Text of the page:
ConnectED Canada is coming!

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As the Spring term gets into full swing, I am really looking forward to meeting new people and connecting face-to-face with my PLN, including George Couros, Neil Stephenson, Zoe Branigan-Pipe, Rodd Lucier, and Brian Harrison at the ConnectEDCanada conference May … Continue reading

Student readiness

Some may know that the computer-based vs. pencil-based testing debate has become near and dear to my heart; so dear that it is actually the main thrust and focus for my doctoral study for which I will begin collecting data next week actually 🙂 Insert happy dance here!

Out the Classroom Window

Out the Classroom Window By Elfboy CC

And so as I am transitioning into the world outside of the classroom to my new exciting role as Pearson Canada‘s Digital Learning Research & Communications Manager, I have been learning even more about how districts are tackling this debate.

In my reading, I came across an online social networking community actually created and maintained by the larger Pearson in the US called FWD.  [SIDE NOTE-I encourage you to check out this online community as it hosts a lot of topics, like next generation learningeducator and leader effectiveness, and instructional improvement that I know will resonate with my fellow Canadian educators and thought leaders. Besides which, we have a lot to add to the conversation from our perspective]. In one post by @bryanbleil last year entitled, Lessons Learned, he shares first-hand tips and tricks from the field to make the transition to online testing more manageable from an implementation point of view. Some practical suggestions include ensuring the district has necessary bandwidth, and testing the testing instrument ahead of time. Prudent moves indeed, but one other BIG caveat I would offer is to FIRST ensure students have the pre-requisite skills  to complete online assessments. Before assessing a district’s readiness for administering online tests, I might suggest educators need to ask themselves, “Are my students ready?”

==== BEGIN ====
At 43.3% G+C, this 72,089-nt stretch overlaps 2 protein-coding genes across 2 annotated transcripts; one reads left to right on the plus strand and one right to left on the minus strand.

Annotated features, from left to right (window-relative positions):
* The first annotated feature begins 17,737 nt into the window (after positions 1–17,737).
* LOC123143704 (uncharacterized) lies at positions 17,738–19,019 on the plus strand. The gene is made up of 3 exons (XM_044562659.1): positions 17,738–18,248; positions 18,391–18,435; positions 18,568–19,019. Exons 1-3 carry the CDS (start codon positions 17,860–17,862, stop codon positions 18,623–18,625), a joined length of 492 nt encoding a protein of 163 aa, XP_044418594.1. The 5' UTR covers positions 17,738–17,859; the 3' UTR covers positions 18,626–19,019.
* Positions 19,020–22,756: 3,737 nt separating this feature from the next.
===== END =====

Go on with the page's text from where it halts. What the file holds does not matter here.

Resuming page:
At the very least, shouldn’t both conversations happen simultaneously?

Student Readiness a REAL factor
In its joint feasibility study and report with the Texas Education Agency regarding Texas’ readiness for state-wide implementation of online testing, Pearson researchers noted:

A majority of districts discussed “digital gaps,” such as the lack of equitable access across the student population to computers and the technology skills necessary for online testing. The digital gap was perceived as being primarily attributable to the student body’s socio-economic status; districts reported a belief that students from lower socio-economic families with more limited access to computers outside of school might be at a disadvantage with respect to online testing when compared with other students. (2008, p. 5)

I am encouraged by the recommendation that before online testing occur, that staff AND students receive the training they need to set the testing experience up for success. How much and how to access student technology training is another blogpost for another day…

Thoughts?
Tania

Texas Education Agency. (2008). An evaluation of districts’ readiness for online testing (Document No. GE09 212 01). Austin, TX; Texas Education Agency.

Finding the balance…

Had an interesting experience last week.